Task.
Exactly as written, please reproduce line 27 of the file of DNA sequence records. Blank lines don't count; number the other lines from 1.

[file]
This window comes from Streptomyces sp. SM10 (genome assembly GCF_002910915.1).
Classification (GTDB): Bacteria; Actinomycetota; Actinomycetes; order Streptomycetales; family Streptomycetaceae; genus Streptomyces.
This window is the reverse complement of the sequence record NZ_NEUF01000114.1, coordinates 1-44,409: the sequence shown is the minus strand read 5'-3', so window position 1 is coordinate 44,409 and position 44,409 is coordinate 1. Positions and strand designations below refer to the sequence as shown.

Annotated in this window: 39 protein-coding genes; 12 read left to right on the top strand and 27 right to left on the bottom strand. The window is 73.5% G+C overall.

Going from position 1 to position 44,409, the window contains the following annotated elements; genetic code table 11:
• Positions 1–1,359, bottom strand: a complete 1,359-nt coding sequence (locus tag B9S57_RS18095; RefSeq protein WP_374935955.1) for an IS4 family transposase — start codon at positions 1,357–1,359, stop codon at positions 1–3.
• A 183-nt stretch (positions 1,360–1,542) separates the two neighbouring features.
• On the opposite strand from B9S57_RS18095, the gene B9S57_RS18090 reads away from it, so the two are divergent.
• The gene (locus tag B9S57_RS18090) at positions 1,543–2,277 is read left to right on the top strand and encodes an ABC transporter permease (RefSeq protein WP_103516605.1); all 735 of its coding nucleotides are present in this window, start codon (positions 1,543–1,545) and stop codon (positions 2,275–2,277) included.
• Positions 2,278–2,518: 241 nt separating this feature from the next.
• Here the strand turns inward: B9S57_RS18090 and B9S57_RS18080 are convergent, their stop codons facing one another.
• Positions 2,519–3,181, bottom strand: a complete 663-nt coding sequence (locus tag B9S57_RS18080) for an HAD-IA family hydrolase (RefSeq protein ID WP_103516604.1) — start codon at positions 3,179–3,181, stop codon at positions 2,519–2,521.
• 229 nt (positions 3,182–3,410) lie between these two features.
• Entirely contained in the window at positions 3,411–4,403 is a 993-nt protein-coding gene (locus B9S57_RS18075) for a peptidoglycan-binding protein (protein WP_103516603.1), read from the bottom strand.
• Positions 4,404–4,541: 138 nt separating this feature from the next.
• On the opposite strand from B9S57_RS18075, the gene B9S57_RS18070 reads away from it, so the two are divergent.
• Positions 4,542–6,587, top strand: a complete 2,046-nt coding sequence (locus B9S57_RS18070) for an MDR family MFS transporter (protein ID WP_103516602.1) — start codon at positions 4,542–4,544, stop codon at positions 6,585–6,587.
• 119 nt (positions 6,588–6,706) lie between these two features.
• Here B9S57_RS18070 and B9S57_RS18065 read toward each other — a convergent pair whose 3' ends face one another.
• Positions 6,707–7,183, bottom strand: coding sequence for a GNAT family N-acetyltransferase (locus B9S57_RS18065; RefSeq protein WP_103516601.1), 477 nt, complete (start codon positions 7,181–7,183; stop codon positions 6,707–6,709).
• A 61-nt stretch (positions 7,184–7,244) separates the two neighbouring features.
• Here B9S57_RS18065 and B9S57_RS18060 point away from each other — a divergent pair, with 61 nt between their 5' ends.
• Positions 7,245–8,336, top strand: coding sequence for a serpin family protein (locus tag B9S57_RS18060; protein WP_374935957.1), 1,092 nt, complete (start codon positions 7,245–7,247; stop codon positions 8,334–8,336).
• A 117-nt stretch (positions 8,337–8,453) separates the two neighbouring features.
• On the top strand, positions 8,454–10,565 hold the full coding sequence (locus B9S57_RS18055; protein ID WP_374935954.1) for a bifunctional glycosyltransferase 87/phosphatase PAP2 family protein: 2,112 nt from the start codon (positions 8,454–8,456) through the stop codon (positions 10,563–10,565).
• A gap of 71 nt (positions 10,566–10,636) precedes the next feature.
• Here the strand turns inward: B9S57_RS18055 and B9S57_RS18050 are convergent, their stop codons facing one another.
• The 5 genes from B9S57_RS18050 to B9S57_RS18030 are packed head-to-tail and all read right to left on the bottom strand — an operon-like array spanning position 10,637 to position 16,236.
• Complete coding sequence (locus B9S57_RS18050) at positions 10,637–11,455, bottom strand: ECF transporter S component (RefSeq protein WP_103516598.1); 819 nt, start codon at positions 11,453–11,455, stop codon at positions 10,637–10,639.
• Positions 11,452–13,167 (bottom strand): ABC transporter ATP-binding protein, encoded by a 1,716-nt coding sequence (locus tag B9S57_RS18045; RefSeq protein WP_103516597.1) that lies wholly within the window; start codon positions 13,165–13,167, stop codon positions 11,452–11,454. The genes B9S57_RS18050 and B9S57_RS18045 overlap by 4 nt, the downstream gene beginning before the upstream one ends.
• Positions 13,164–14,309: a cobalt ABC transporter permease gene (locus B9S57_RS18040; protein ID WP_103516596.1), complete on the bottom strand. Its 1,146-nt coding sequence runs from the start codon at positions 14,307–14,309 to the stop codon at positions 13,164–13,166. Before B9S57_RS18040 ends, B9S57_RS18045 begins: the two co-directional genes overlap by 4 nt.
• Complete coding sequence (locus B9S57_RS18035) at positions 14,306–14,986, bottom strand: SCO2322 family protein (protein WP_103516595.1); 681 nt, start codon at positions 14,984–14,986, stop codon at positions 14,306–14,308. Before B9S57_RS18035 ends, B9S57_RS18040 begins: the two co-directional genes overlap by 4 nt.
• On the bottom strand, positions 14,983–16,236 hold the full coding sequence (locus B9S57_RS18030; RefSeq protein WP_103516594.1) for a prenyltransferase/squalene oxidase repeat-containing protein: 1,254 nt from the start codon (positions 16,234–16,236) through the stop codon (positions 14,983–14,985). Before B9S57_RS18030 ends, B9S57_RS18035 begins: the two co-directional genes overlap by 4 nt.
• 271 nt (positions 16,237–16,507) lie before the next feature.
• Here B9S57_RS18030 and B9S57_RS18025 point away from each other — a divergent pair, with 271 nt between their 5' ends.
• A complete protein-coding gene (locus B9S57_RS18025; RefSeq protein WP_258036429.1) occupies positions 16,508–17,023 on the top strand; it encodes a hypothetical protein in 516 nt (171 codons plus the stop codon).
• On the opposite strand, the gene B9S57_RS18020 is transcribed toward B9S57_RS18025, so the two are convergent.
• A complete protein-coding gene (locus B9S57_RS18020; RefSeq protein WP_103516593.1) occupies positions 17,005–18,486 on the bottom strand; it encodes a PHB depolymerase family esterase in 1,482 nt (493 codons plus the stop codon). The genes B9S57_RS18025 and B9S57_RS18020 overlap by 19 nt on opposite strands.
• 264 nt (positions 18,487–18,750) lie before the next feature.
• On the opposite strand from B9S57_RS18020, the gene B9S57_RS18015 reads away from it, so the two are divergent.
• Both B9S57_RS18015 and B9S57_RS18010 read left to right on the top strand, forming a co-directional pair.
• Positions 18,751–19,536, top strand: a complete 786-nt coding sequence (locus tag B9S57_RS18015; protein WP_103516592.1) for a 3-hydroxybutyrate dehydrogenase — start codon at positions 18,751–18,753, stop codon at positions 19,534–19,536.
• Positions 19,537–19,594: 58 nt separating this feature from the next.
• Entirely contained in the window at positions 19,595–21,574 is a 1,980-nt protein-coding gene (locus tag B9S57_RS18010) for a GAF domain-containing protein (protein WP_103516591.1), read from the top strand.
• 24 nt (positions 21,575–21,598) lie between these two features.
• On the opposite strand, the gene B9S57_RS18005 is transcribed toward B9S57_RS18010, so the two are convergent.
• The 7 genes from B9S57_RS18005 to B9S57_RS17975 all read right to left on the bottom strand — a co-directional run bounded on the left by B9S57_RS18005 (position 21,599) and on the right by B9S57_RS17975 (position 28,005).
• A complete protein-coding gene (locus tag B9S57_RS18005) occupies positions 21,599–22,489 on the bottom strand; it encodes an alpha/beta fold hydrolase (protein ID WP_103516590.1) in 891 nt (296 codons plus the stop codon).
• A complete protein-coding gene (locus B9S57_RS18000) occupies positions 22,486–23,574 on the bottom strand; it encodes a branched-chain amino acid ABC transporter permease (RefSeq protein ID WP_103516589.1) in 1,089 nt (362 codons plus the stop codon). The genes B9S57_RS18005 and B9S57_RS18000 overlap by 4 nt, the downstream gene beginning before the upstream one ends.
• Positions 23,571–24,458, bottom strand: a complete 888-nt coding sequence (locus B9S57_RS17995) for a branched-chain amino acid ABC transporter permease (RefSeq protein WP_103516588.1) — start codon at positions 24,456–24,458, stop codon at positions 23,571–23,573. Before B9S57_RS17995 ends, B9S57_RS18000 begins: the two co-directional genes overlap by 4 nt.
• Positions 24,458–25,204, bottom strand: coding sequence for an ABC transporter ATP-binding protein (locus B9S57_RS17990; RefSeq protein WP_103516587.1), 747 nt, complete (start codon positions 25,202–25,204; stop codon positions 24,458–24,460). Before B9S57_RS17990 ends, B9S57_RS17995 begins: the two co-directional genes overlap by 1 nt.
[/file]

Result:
• Here the strand turns inward: B9S57_RS18055 and B9S57_RS18050 are convergent, their stop codons facing one another.